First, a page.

The group that shows first in the album is from yesterday, though I labeled them today- and I didn't do anything other than measure. They're 8 days after I last rasped anything. Do you think that's too long after to measure? I'm guessing that I could take a bit off already from your comments! :)
         
        02-02-2014, 08:29 PM
      #18
    Trained
    I thought it looked like there were also some earlier pics there, with them looking significantly different? Maybe I just confused. But yeah, I'd give them a really good trim before measuring & so long as you're not overthinning walls too much, only doing the lower 1/4 of the hoof, would remove flares & round off toes more from above, for the sake of more accurate boot measuring.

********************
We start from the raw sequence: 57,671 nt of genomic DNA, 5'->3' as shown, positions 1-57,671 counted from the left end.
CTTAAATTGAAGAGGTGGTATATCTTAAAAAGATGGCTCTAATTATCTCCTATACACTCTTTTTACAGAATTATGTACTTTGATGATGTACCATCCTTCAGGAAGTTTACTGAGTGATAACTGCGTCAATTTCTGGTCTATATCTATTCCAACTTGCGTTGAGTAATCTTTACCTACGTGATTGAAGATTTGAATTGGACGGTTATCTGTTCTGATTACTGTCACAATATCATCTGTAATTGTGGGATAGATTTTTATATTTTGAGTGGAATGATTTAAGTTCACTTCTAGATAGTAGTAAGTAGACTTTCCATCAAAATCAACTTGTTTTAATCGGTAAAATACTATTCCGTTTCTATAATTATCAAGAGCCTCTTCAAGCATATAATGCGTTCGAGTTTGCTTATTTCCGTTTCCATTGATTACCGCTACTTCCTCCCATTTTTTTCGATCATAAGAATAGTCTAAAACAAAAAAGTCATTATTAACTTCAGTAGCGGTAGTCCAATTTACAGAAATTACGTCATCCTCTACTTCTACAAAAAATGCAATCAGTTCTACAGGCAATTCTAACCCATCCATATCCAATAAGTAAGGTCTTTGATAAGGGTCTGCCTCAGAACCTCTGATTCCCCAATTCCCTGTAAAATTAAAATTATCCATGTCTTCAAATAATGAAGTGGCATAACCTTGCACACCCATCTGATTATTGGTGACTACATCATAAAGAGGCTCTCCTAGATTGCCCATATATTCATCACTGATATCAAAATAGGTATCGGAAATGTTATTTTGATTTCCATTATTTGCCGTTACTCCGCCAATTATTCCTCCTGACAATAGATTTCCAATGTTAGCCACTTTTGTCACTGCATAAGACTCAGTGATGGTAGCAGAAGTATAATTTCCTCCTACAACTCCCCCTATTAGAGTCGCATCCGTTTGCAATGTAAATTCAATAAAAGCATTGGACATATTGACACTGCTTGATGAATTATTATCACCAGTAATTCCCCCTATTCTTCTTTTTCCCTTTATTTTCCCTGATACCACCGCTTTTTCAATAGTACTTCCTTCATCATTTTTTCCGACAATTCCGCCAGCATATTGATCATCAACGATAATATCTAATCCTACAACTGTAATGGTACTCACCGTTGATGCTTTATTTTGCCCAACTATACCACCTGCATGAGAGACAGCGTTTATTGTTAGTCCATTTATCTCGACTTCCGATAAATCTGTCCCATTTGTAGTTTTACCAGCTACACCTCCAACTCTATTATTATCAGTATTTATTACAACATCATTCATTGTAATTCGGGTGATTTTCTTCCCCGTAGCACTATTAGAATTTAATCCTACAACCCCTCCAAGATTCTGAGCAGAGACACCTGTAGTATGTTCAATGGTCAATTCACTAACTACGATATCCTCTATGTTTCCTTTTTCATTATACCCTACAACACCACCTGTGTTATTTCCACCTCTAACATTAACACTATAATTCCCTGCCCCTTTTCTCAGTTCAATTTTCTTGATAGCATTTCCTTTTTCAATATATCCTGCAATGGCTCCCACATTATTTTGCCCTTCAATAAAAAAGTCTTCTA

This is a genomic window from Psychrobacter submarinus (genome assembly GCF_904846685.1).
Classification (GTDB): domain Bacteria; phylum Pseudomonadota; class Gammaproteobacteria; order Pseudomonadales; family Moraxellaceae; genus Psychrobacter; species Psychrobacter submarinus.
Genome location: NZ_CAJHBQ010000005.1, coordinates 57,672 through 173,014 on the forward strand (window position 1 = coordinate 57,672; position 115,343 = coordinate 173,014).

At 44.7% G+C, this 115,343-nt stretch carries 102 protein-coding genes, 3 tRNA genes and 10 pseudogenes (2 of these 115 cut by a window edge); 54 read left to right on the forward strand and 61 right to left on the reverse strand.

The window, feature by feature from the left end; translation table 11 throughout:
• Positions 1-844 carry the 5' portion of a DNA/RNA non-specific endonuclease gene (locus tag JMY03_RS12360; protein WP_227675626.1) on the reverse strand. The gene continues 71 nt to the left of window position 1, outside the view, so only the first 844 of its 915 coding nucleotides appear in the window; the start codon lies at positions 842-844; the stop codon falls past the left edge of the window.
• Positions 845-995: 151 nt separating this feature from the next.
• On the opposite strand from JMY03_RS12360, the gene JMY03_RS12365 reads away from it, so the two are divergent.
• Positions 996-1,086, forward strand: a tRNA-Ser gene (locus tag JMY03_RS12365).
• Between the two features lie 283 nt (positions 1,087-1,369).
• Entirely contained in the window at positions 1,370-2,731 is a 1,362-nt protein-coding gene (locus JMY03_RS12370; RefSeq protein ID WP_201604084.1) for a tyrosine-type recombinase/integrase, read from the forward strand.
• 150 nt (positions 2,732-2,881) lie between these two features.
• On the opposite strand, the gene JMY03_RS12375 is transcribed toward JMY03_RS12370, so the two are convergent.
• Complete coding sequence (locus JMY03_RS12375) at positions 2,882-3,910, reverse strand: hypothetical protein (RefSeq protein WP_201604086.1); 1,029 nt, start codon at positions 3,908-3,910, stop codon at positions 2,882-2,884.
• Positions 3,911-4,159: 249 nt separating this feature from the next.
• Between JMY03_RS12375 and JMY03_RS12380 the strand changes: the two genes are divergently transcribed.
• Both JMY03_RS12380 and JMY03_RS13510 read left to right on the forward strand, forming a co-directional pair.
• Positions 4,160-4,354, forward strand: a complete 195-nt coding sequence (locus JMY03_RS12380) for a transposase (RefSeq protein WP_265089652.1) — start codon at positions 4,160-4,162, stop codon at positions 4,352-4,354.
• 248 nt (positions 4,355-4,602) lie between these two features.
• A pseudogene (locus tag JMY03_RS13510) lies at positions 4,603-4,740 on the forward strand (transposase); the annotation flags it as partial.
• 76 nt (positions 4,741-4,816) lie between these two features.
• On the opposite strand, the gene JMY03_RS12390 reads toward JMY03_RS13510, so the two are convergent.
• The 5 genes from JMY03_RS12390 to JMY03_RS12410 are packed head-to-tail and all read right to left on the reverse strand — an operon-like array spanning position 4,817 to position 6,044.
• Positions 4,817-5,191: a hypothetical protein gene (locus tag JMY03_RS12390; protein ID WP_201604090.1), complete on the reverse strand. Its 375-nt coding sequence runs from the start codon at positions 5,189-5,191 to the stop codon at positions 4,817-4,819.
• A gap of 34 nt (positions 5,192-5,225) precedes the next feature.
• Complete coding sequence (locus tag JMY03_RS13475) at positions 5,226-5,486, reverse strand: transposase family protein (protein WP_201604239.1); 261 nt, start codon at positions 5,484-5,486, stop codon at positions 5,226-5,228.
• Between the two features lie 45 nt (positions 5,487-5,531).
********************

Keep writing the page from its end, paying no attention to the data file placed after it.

02-02-2014, 08:52 PM
      #19
    Started
    Through the album there are pics from this year, last year, the year before...finally got them all re-titled. Glad I saw your links just after buying him in 2011- it's really cool to be able to look at them over time. I regret not taking any when he was shod by my previous farrier though- then I could compare what was working well then and what has been done recently to see how they were really different. I like the work and didn't feel the need a second opinion then though. Live and learn.
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        02-08-2014, 08:53 PM
      #20
    Started